CB6 approves New York Methodist Hospital expansion
by Sarah Iannone
Jan 15, 2014 | 1772 views | 0 0 comments | 11 11 recommendations | email to a friend | print
Residents wait to speak at the last Community Board 6 meeting
Residents wait to speak at the last Community Board 6 meeting
New York Methodist Hospital is one step closer to getting the proper variances needed to build its proposed new medical facility in residential Park Slope, but not without controversy.

A hand-painted sign that read, "Methodist, Serve and Preserve Park Slope," had its own seat Wednesday night at Park Slope's Community Board 6 (CB6) meeting.

The CB6 panel ultimately - against many community members’ strong wishes – gave its support to New York Methodist Hospital's plans for an eight story, U-shaped outpatient hospital add-on that will serve an additional 100,000 patients annually.

Although the motion was passed by a vote of 27 to 4, the board's lengthy and tension-filled discussion Wednesday night showed it to be no easy verdict.

The board’s frustration, in one part, had to do with the fact that the hospital hasn't met a height limit required by the neighborhood's zoning.

"They have not met their burden," said board chair Daniel Krummer. "The most important context for this motion that shouldn't be lost is the 2003 rezoning of Park Slope. These are the characteristics that define Park Slope."

Krummer emphasized this issue by reading a letter from 2003 in regards to the rezoning. There are three different sets of zoning within the hospital plans, each with different height requirements.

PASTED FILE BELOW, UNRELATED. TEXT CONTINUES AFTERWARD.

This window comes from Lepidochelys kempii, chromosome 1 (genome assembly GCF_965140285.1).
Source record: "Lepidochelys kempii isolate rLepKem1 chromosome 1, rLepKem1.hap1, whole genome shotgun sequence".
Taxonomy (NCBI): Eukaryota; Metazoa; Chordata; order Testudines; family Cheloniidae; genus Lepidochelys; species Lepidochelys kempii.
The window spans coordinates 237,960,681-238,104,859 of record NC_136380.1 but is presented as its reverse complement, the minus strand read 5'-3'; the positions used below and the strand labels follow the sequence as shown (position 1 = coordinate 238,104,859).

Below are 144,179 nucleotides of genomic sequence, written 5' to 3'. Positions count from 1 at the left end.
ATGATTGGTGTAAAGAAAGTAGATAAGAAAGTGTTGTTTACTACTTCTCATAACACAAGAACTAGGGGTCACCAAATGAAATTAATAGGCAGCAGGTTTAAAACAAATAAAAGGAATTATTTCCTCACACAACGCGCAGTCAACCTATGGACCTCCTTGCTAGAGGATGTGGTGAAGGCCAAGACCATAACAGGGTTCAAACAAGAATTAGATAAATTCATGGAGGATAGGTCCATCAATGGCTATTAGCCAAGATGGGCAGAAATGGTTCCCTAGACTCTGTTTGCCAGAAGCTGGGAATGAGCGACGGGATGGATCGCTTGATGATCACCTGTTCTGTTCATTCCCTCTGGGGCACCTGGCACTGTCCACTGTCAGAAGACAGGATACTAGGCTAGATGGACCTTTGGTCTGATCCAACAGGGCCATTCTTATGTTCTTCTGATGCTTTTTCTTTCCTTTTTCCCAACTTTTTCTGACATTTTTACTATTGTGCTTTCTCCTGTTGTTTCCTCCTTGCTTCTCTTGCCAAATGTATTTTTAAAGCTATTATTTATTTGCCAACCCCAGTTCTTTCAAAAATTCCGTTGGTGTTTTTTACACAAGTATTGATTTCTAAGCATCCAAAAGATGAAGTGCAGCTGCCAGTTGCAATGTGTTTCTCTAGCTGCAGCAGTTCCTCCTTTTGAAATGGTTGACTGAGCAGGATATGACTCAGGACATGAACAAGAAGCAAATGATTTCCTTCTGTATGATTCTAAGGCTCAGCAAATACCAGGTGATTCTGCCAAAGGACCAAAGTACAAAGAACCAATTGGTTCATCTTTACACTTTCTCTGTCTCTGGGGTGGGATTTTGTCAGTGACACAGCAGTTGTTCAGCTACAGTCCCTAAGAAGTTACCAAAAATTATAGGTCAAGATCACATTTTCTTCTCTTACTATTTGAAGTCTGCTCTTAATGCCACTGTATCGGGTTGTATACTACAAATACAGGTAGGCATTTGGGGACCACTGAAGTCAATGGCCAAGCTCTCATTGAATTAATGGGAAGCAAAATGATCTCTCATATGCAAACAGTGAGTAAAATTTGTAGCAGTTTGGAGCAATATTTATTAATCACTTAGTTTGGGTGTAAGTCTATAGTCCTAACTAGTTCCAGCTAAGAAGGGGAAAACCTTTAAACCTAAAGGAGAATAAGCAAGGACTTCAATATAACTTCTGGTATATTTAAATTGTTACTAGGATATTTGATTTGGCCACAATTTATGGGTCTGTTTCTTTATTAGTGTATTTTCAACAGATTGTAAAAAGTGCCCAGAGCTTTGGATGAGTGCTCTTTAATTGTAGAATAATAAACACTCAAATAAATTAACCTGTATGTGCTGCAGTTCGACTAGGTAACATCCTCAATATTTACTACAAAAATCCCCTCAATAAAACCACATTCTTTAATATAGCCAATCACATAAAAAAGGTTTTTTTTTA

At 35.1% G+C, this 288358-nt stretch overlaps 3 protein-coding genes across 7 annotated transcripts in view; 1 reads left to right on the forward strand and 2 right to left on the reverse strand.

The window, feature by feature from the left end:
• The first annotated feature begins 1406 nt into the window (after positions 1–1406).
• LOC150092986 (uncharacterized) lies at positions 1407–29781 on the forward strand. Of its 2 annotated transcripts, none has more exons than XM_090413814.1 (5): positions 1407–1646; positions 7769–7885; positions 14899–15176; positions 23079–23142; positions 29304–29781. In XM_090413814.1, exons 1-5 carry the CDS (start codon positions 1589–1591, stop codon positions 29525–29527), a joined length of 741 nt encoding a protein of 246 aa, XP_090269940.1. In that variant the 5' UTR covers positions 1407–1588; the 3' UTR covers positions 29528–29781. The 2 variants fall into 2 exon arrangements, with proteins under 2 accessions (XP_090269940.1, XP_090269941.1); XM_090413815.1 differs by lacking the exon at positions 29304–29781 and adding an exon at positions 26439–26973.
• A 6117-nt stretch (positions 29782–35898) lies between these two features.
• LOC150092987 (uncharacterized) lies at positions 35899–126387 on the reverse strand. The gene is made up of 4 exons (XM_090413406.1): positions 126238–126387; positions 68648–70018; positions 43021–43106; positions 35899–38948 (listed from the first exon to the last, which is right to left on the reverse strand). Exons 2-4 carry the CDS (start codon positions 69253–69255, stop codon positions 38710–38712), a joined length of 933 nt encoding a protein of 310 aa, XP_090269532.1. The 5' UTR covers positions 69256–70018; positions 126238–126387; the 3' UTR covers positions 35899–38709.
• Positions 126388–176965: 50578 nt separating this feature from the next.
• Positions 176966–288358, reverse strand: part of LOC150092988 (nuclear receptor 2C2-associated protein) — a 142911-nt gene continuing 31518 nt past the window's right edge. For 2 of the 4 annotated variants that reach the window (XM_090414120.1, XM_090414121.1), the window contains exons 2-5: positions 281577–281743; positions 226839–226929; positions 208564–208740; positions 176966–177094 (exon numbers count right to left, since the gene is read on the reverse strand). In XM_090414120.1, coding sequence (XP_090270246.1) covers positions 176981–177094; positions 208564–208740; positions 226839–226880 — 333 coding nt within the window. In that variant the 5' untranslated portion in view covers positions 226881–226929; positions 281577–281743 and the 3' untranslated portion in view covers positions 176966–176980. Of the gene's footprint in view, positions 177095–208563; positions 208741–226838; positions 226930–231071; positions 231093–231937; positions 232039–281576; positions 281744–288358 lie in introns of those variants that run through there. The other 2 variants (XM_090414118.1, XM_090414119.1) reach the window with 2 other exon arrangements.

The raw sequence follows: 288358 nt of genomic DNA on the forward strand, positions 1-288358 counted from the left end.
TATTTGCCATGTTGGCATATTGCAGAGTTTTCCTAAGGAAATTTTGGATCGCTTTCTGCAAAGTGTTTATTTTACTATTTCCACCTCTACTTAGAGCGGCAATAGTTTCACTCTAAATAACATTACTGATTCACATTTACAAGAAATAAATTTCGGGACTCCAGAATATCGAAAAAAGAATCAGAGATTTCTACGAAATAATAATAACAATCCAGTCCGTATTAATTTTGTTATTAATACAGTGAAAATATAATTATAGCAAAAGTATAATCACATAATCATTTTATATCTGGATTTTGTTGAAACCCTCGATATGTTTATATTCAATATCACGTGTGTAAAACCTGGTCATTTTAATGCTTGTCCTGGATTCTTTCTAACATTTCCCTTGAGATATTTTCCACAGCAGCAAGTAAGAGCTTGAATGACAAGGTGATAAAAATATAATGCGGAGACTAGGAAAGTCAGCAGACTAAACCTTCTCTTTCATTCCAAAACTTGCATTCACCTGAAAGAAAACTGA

"If you boil it all down what this motion says is that we want this project to stay within the height limits of rezoning," Krummer said.

In early reports, Methodist officials have said that they want the new facility to be one tall building for maximum working efficiency, so that their staff does not have to leave one building to get to another.

Lyn Hill, a spokesperson for Methodist Hospital, said they could build two buildings with the same square footage if the zoning variances are not granted.

Although height is an issue the board has been battling with, Krummer warned the community why the variance should be passed.

"This is one of those situations in life where you have to be careful what you wish for,” he said. “The hospital owns a lot of land and could build a huge structure if they had to." If the board voted down the motion, he warned, the community would lose any say going forward on the project.

Land Use Chair Peter Flemming brought to attention some changes the hospital has made to balance some of the community's concerns regarding traffic and parking.

The proposed 8th Avenue entrance that brought with it concerns of heavy traffic, will only be open to staff.

The facility will also change its urgent care hours from the late afternoon into the evening when there is less traffic. Flemming stated that the board would hold the hospital to those conditions.

Seventh Street resident Eve Gartner believes the Brooklyn health care crisis is much bigger than the issues surrounding the expansion, and that the community is not opposed to strengthening the system.

"We're not opposed to the project, but to where they're putting it," Gartner explained. "We're not opposed to doing this, but if you're going to do it, do it with some good urban planning.”

CB6's vote is only advisory. The application will ultimately be approved or denied by the Board of Standards and Appeals.

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